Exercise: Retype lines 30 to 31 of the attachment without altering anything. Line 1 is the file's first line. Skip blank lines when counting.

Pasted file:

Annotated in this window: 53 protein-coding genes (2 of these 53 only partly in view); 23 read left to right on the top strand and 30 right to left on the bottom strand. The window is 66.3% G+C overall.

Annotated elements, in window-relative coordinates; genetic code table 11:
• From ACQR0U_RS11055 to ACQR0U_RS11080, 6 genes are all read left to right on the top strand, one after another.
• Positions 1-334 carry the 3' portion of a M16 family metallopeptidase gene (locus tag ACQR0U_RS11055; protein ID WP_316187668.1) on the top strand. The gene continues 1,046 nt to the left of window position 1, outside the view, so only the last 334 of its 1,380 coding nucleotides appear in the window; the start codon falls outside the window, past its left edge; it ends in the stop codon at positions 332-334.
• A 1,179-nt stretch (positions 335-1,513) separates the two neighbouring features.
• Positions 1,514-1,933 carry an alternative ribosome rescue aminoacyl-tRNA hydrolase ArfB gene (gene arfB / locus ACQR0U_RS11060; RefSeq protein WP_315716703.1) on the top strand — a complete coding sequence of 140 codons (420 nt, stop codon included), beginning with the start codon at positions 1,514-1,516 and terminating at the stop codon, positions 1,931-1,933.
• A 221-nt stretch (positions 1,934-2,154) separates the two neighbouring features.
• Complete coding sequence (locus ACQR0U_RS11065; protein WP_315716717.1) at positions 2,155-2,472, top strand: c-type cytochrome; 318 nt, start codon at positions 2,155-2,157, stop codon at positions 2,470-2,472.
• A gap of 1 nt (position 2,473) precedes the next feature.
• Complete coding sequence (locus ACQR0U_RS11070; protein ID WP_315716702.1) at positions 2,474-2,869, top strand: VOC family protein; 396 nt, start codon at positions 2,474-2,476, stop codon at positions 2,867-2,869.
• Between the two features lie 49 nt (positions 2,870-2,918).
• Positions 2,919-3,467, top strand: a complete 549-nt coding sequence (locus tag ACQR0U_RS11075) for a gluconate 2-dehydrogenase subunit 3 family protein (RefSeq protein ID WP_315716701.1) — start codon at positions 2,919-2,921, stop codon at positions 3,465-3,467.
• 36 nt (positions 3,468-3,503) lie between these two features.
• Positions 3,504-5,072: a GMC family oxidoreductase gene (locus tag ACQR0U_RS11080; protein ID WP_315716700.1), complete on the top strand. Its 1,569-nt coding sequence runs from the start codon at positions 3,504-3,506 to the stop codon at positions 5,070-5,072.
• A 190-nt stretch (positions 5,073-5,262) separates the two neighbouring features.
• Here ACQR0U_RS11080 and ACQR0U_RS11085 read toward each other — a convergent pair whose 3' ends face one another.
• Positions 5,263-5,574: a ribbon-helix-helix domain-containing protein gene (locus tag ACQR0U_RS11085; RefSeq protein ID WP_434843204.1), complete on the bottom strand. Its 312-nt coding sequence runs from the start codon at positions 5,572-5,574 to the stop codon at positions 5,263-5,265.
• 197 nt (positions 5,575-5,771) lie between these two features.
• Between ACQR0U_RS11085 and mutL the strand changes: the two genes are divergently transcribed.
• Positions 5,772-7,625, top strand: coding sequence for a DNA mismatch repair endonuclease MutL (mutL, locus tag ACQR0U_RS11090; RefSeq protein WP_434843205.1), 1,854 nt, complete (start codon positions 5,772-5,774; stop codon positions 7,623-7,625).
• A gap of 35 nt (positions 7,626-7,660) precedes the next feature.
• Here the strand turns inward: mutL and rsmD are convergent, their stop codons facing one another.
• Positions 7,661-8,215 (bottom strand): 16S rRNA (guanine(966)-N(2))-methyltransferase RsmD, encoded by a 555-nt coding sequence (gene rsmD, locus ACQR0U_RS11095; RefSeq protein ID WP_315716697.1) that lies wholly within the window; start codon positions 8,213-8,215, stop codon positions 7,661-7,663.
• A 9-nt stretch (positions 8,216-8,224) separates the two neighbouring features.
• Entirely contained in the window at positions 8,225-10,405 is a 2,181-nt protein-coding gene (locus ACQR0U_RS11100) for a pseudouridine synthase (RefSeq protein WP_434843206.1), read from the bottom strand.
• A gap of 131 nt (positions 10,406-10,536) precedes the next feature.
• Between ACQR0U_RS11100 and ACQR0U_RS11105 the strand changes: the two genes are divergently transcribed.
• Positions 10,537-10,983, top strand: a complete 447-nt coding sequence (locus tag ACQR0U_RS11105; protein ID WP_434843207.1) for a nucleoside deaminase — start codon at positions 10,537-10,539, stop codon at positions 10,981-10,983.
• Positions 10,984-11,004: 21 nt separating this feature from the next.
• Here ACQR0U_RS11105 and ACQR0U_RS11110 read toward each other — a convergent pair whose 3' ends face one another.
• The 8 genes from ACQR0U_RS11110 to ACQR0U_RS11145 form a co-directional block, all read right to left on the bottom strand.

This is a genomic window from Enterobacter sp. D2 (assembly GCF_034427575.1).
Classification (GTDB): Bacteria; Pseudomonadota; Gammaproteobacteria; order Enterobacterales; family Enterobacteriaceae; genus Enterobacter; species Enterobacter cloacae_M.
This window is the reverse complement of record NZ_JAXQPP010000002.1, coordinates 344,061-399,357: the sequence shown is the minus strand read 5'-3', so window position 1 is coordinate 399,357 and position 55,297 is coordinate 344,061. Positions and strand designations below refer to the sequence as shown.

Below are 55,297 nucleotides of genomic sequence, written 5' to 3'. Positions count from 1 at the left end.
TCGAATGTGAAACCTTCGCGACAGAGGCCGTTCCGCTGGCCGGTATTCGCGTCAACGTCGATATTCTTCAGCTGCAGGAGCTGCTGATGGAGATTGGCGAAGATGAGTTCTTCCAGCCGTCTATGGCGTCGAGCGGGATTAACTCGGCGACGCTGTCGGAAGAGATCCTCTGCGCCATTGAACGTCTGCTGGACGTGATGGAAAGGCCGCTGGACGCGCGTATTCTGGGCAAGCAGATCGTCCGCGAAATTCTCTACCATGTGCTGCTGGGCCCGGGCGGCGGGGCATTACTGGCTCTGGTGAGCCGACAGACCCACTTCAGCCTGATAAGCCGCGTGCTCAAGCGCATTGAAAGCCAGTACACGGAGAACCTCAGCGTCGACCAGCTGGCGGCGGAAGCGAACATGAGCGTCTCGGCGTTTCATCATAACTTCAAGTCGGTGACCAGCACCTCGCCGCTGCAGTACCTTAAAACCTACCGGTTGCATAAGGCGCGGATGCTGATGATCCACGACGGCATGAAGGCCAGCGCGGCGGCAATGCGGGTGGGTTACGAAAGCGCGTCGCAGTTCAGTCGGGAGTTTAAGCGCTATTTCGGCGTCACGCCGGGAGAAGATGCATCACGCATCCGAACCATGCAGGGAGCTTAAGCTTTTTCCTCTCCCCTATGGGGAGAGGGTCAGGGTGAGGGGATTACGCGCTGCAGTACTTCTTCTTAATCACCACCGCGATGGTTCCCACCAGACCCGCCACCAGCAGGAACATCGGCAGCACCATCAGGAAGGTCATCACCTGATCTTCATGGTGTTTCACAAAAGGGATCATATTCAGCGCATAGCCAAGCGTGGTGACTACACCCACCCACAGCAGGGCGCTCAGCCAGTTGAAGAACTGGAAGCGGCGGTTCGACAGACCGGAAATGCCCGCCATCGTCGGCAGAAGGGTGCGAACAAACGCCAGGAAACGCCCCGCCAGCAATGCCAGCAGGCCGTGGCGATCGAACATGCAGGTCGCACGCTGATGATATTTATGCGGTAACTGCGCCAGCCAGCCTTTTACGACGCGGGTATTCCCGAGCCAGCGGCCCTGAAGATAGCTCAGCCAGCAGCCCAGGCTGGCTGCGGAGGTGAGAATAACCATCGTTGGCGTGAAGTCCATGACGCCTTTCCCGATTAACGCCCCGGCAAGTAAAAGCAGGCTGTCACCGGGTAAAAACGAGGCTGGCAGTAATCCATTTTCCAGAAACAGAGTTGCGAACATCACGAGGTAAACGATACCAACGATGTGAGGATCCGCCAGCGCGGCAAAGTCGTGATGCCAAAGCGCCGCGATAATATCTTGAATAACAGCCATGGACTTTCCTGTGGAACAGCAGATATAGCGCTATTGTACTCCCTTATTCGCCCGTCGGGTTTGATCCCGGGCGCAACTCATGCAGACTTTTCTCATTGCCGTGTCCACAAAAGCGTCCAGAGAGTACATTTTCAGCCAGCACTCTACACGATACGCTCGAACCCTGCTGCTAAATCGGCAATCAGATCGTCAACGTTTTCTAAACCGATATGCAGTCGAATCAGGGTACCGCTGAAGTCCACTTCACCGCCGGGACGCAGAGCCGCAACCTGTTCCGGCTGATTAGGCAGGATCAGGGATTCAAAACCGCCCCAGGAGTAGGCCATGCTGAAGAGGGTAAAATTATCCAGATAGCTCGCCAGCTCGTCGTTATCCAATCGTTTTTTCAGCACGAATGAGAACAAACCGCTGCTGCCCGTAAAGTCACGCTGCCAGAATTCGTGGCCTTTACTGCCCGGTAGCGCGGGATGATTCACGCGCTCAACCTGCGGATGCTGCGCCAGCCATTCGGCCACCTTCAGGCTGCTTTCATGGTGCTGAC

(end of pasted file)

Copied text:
• Here ACQR0U_RS11105 and ACQR0U_RS11110 read toward each other — a convergent pair whose 3' ends face one another.
• The 8 genes from ACQR0U_RS11110 to ACQR0U_RS11145 form a co-directional block, all read right to left on the bottom strand.